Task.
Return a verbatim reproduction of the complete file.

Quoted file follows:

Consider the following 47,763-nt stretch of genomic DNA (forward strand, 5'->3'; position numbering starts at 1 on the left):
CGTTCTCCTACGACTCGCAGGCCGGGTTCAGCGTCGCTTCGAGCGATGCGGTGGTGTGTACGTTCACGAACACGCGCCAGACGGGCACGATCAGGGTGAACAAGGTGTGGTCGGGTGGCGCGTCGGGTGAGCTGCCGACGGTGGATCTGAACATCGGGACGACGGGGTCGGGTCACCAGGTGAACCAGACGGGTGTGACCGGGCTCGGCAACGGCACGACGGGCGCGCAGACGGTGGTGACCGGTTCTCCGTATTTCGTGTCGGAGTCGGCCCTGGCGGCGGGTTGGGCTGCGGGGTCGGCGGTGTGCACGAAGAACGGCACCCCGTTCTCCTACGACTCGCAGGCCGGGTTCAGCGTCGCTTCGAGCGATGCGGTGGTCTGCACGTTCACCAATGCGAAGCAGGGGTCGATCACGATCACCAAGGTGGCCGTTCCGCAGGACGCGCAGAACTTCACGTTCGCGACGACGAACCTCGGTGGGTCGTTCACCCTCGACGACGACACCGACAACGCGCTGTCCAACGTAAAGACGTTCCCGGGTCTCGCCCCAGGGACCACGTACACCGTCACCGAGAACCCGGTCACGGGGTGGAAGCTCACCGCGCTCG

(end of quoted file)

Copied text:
Consider the following 47,763-nt stretch of genomic DNA (forward strand, 5'->3'; position numbering starts at 1 on the left):
CGTTCTCCTACGACTCGCAGGCCGGGTTCAGCGTCGCTTCGAGCGATGCGGTGGTGTGTACGTTCACGAACACGCGCCAGACGGGCACGATCAGGGTGAACAAGGTGTGGTCGGGTGGCGCGTCGGGTGAGCTGCCGACGGTGGATCTGAACATCGGGACGACGGGGTCGGGTCACCAGGTGAACCAGACGGGTGTGACCGGGCTCGGCAACGGCACGACGGGCGCGCAGACGGTGGTGACCGGTTCTCCGTATTTCGTGTCGGAGTCGGCCCTGGCGGCGGGTTGGGCTGCGGGGTCGGCGGTGTGCACGAAGAACGGCACCCCGTTCTCCTACGACTCGCAGGCCGGGTTCAGCGTCGCTTCGAGCGATGCGGTGGTCTGCACGTTCACCAATGCGAAGCAGGGGTCGATCACGATCACCAAGGTGGCCGTTCCGCAGGACGCGCAGAACTTCACGTTCGCGACGACGAACCTCGGTGGGTCGTTCACCCTCGACGACGACACCGACAACGCGCTGTCCAACGTAAAGACGTTCCCGGGTCTCGCCCCAGGGACCACGTACACCGTCACCGAGAACCCGGTCACGGGGTGGAAGCTCACCGCGCTCG